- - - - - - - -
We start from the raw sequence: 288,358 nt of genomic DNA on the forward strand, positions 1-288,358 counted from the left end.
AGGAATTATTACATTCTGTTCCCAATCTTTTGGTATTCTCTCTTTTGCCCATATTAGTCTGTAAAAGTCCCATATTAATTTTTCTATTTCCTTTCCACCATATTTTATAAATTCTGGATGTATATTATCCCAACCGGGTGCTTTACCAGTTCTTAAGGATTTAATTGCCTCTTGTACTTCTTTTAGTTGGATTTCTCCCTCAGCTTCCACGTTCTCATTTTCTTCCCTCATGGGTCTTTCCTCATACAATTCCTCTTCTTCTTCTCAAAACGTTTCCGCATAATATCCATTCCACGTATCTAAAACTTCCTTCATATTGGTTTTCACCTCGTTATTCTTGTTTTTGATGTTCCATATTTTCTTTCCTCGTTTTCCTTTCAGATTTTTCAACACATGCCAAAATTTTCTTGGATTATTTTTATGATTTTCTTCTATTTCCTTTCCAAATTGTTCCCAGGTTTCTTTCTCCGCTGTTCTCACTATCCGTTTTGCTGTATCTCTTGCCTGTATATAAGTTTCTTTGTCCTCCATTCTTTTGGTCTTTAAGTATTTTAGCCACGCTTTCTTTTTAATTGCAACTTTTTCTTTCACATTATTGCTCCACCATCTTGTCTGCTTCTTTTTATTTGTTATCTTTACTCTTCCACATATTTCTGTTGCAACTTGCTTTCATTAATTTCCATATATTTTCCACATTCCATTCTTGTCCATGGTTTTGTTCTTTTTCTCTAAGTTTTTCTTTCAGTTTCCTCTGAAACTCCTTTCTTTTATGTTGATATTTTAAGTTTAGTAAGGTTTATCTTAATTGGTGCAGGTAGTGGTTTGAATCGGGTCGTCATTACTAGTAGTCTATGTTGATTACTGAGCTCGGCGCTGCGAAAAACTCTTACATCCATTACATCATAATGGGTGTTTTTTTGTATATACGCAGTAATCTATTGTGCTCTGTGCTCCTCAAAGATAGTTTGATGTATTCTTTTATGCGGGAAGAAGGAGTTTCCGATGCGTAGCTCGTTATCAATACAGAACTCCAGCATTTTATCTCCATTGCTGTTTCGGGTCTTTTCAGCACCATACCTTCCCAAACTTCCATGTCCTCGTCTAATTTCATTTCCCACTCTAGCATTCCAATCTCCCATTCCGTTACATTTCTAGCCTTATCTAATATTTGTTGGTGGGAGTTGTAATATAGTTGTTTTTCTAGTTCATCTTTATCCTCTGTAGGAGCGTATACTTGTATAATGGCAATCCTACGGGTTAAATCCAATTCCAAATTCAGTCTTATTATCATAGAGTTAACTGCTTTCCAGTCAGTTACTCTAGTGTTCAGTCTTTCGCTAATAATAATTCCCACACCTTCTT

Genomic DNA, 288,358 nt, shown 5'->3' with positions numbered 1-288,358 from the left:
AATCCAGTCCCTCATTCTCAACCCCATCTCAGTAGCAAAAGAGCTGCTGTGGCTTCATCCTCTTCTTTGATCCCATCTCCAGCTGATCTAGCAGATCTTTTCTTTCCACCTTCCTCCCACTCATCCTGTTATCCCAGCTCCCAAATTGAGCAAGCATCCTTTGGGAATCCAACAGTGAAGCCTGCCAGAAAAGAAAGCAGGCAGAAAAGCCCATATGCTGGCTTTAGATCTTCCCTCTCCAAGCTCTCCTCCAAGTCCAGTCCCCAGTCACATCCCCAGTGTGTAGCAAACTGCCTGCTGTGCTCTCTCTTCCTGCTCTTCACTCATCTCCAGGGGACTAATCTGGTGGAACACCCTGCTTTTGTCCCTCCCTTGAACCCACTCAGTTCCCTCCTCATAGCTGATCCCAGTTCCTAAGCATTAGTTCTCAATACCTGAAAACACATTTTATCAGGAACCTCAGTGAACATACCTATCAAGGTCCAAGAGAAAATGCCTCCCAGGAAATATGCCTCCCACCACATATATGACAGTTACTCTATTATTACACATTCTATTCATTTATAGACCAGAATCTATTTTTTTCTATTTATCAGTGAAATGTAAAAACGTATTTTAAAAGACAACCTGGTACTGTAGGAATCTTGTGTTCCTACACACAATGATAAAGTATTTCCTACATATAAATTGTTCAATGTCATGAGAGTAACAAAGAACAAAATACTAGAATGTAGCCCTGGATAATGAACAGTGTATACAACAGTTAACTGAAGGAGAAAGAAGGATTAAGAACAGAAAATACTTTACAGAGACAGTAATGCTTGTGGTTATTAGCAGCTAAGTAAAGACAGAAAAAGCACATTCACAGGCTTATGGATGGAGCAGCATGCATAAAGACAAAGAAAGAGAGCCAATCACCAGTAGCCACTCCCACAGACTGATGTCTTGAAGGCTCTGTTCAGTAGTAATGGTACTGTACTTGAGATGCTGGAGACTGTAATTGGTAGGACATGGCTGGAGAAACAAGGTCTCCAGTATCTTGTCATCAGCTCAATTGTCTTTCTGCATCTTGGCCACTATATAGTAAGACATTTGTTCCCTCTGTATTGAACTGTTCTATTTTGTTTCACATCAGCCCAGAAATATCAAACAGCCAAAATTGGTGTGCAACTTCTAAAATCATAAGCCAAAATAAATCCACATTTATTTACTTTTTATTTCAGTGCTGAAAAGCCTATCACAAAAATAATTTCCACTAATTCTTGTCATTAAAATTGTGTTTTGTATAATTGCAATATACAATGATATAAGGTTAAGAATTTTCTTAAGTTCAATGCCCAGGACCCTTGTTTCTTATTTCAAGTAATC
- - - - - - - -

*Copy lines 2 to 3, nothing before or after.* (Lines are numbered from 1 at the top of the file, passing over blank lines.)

AGGAATTATTACATTCTGTTCCCAATCTTTTGGTATTCTCTCTTTTGCCCATATTAGTCTGTAAAAGTCCCATATTAATTTTTCTATTTCCTTTCCACCATATTTTATAAATTCTGGATGTATATTATCCCAACCGGGTGCTTTACCAGTTCTTAAGGATTTAATTGCCTCTTGTACTTCTTTTAGTTGGATTTCTCCCTCAGCTTCCACGTTCTCATTTTCTTCCCTCATGGGTCTTTCCTCATACAATTCCTCTTCTTCTTCTCAAAACGTTTCCGCATAATATCCATTCCACGTATCTAAAACTTCCTTCATATTGGTTTTCACCTCGTTATTCTTGTTTTTGATGTTCCATATTTTCTTTCCTCGTTTTCCTTTCAGATTTTTCAACACATGCCAAAATTTTCTTGGATTATTTTTATGATTTTCTTCTATTTCCTTTCCAAATTGTTCCCAGGTTTCTTTCTCCGCTGTTCTCACTATCCGTTTTGCTGTATCTCTTGCCTGTATATAAGTTTCTTTGTCCTCCATTCTTTTGGTCTTTAAGTATTTTAGCCACGCTTTCTTTTTAATTGCAACTTTTTCTTTCACATTATTGCTCCACCATCTTGTCTGCTTCTTTTTATTTGTTATCTTTACTCTTCCACATATTTCTGTTGCAACTTGCTTTCATTAATTTCCATATATTTTCCACATTCCATTCTTGTCCATGGTTTTGTTCTTTTTCTCTAAGTTTTTCTTTCAGTTTCCTCTGAAACTCCTTTCTTTTATGTTGATATTTTAAGTTTAGTAAGGTTTATCTTAATTGGTGCAGGTAGTGGTTTGAATCGGGTCGTCATTACTAGTAGTCTATGTTGATTACTGAGCTCGGCGCTGCGAAAAACTCTTACATCCATTACATCATAATGGGTGTTTTTTTGTATATACGCAGTAATCTATTGTGCTCTGTGCTCCTCAAAGATAGTTTGATGTATTCTTTTATGCGGGAAGAAGGAGTTTCCGATGCGTAGCTCGTTATCAATACAGAACTCCAGCATTTTATCTCCATTGCTGTTTCGGGTCTTTTCAGCACCATACCTTCCCAAACTTCCATGTCCTCGTCTAATTTCATTTCCCACTCTAGCATTCCAATCTCCCATTCCGTTACATTTCTAGCCTTATCTAATATTTGTTGGTGGGAGTTGTAATATAGTTGTTTTTCTAGTTCATCTTTATCCTCTGTAGGAGCGTATACTTGTATAATGGCAATCCTACGGGTTAAATCCAATTCCAAATTCAGTCTTATTATCATAGAGTTAACTGCTTTCCAGTCAGTTACTCTAGTGTTCAGTCTTTCGCTAATAATAATTCCCACACCTTCTT

Genomic DNA, 288,358 nt, shown 5'->3' with positions numbered 1-288,358 from the left: